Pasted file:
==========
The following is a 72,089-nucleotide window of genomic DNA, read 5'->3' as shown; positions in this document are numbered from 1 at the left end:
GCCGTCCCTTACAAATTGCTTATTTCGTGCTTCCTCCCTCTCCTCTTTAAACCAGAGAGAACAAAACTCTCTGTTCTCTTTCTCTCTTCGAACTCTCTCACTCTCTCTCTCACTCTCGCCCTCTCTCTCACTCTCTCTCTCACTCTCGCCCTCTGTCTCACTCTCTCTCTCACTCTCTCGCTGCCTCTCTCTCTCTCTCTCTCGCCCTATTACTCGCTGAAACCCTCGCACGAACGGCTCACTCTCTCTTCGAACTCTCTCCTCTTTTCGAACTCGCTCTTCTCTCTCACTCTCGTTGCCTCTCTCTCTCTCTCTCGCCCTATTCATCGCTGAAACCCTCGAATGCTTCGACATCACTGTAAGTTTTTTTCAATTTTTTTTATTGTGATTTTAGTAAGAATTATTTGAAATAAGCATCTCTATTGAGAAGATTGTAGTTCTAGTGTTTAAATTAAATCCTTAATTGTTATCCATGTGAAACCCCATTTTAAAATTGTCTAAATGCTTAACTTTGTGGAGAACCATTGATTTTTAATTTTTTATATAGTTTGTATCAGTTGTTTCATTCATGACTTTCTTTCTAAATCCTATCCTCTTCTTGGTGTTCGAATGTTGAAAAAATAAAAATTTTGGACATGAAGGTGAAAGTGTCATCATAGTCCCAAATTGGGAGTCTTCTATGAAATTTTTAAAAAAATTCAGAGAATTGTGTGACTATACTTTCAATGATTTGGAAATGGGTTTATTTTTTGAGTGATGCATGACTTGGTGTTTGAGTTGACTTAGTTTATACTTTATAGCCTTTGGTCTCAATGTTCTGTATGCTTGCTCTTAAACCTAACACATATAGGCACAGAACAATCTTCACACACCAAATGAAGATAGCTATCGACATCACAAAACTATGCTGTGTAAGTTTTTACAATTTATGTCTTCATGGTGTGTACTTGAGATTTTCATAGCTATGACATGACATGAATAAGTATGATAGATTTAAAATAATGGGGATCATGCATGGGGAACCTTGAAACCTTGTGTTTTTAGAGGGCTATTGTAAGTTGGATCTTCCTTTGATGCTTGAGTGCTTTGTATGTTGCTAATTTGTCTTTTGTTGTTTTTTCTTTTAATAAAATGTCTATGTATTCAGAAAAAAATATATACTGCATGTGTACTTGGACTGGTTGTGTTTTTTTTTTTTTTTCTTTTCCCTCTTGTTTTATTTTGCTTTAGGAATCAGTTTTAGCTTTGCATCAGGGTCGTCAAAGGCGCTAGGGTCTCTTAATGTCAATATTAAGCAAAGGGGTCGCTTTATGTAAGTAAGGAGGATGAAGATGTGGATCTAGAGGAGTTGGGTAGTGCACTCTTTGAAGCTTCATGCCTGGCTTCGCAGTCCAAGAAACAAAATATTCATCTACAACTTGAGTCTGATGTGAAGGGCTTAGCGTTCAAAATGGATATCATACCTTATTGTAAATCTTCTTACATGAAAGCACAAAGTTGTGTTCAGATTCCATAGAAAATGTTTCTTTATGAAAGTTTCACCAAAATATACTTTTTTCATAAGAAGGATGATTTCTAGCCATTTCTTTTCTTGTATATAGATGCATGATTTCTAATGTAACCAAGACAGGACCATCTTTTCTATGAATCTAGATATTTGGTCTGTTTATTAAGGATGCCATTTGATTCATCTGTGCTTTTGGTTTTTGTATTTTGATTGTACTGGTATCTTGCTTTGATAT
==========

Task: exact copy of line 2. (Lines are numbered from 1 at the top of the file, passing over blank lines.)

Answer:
GCCGTCCCTTACAAATTGCTTATTTCGTGCTTCCTCCCTCTCCTCTTTAAACCAGAGAGAACAAAACTCTCTGTTCTCTTTCTCTCTTCGAACTCTCTCACTCTCTCTCTCACTCTCGCCCTCTCTCTCACTCTCTCTCTCACTCTCGCCCTCTGTCTCACTCTCTCTCTCACTCTCTCGCTGCCTCTCTCTCTCTCTCTCTCGCCCTATTACTCGCTGAAACCCTCGCACGAACGGCTCACTCTCTCTTCGAACTCTCTCCTCTTTTCGAACTCGCTCTTCTCTCTCACTCTCGTTGCCTCTCTCTCTCTCTCTCGCCCTATTCATCGCTGAAACCCTCGAATGCTTCGACATCACTGTAAGTTTTTTTCAATTTTTTTTATTGTGATTTTAGTAAGAATTATTTGAAATAAGCATCTCTATTGAGAAGATTGTAGTTCTAGTGTTTAAATTAAATCCTTAATTGTTATCCATGTGAAACCCCATTTTAAAATTGTCTAAATGCTTAACTTTGTGGAGAACCATTGATTTTTAATTTTTTATATAGTTTGTATCAGTTGTTTCATTCATGACTTTCTTTCTAAATCCTATCCTCTTCTTGGTGTTCGAATGTTGAAAAAATAAAAATTTTGGACATGAAGGTGAAAGTGTCATCATAGTCCCAAATTGGGAGTCTTCTATGAAATTTTTAAAAAAATTCAGAGAATTGTGTGACTATACTTTCAATGATTTGGAAATGGGTTTATTTTTTGAGTGATGCATGACTTGGTGTTTGAGTTGACTTAGTTTATACTTTATAGCCTTTGGTCTCAATGTTCTGTATGCTTGCTCTTAAACCTAACACATATAGGCACAGAACAATCTTCACACACCAAATGAAGATAGCTATCGACATCACAAAACTATGCTGTGTAAGTTTTTACAATTTATGTCTTCATGGTGTGTACTTGAGATTTTCATAGCTATGACATGACATGAATAAGTATGATAGATTTAAAATAATGGGGATCATGCATGGGGAACCTTGAAACCTTGTGTTTTTAGAGGGCTATTGTAAGTTGGATCTTCCTTTGATGCTTGAGTGCTTTGTATGTTGCTAATTTGTCTTTTGTTGTTTTTTCTTTTAATAAAATGTCTATGTATTCAGAAAAAAATATATACTGCATGTGTACTTGGACTGGTTGTGTTTTTTTTTTTTTTTCTTTTCCCTCTTGTTTTATTTTGCTTTAGGAATCAGTTTTAGCTTTGCATCAGGGTCGTCAAAGGCGCTAGGGTCTCTTAATGTCAATATTAAGCAAAGGGGTCGCTTTATGTAAGTAAGGAGGATGAAGATGTGGATCTAGAGGAGTTGGGTAGTGCACTCTTTGAAGCTTCATGCCTGGCTTCGCAGTCCAAGAAACAAAATATTCATCTACAACTTGAGTCTGATGTGAAGGGCTTAGCGTTCAAAATGGATATCATACCTTATTGTAAATCTTCTTACATGAAAGCACAAAGTTGTGTTCAGATTCCATAGAAAATGTTTCTTTATGAAAGTTTCACCAAAATATACTTTTTTCATAAGAAGGATGATTTCTAGCCATTTCTTTTCTTGTATATAGATGCATGATTTCTAATGTAACCAAGACAGGACCATCTTTTCTATGAATCTAGATATTTGGTCTGTTTATTAAGGATGCCATTTGATTCATCTGTGCTTTTGGTTTTTGTATTTTGATTGTACTGGTATCTTGCTTTGATAT